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Category Archives: how-to
It is three weeks after the apocalypse. No zombies yet. But you do need to charge your cell phone. How do you quickly make a wind turbine? If you’ve read this project, you might reach for a few empty water bottles. This educational project might not charge your phone without some extra work, but it does illustrate how to use water bottles to make a workable air scoop for turning a crank and possibly generating electricity.
That takes care of the wind and water aspects, but how did we get solar? According to the post — and we agree it …read more
“The prototype was $12 in parts, so I’ll sell it for $15.” That is your recipe for disaster, and why so many Kickstarter projects fail. The Bill of Materials (BOM) is just a subset of the Cost of Goods Sold (COGS), and if you aren’t selling your product for more than your COGS, you will lose money and go out of business.
We’ve all been there; we throw together a project using parts we have laying around, and in our writeup we list the major components and their price. We ignore all the little bits of wire and screws and …read more
There’s probably no reason anyone would actually desire a mod like this. Well, no good reason. But [William Osman] had been pondering what it would be like to play some classic games with inputs other than buttons, and decided to make an audio sensor responsible for pressing the B button on an old N64 controller. This “Yell To Press B” mod was also something unique to show his hosts when he visited the YouTube video game aficionados, [Game Grumps].
[William] acknowledges that the build is a bit of a hack job, but the project page does a good job of …read more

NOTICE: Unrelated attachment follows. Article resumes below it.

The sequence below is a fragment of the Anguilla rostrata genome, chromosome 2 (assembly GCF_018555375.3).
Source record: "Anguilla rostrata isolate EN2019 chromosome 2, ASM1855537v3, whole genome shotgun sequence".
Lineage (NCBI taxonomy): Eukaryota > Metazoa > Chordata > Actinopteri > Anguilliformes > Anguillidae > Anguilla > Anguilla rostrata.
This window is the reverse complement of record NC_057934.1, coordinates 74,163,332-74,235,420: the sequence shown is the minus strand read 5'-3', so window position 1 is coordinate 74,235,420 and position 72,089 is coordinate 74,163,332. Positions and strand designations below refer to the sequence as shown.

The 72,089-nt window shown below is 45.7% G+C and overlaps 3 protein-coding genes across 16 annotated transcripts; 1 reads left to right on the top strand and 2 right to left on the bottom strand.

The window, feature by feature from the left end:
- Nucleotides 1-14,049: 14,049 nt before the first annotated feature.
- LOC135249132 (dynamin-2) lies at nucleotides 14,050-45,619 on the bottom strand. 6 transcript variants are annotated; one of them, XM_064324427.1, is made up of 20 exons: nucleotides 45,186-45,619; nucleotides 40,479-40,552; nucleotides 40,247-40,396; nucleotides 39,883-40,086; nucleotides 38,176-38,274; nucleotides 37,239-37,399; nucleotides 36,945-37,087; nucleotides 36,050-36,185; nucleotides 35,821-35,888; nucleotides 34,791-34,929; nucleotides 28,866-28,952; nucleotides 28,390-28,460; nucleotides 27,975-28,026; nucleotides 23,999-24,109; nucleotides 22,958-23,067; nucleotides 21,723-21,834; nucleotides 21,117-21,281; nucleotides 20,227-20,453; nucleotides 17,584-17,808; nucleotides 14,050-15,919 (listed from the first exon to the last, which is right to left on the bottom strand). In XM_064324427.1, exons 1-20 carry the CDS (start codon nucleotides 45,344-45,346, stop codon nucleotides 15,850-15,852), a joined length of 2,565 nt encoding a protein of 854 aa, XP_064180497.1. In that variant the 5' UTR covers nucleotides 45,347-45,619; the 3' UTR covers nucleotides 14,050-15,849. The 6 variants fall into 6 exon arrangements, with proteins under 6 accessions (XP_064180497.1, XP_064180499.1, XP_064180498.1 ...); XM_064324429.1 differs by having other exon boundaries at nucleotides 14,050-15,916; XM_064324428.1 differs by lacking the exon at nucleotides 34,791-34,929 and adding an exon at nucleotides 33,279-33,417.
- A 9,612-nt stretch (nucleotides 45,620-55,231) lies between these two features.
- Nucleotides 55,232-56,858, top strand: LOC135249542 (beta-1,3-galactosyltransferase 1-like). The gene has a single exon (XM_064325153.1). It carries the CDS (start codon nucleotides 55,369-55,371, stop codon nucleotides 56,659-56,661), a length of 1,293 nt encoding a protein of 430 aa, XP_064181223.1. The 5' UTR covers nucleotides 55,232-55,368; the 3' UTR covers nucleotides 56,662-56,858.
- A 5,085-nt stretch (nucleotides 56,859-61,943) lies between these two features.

With the high availability of modular components and incredible wealth of information and tutorials online, it’s now easier than ever for hackers and makers to assemble complex electronic projects without getting bogged down with the theory behind it all. But the downside is that the modern electronic hobbyist often doesn’t have as deep an understanding of the low-level concepts that they would have if they had to build everything from scratch. This can be a problem when they try diagnosing and repairing faults, or when they start to branch out into reverse engineering.
Which makes “Building Blocks” by [David Christensen] …read more
Today’s hacker finds themself in a very interesting moment in time. The availability of powerful microcontrollers and standardized sensor modules is such that assembling the hardware for something like an Internet-connected environmental monitor is about as complex as building with LEGO. Hardware has become elementary in many cases, leaving software as the weak link. It’s easy to build the sensor node to collect the data, but how do you display it in a useful and appealing way?
This simple indoor temperature and humidity sensor put together by [Shyam Ravi] shows one possible solution to the problem using Blynk. In the …read more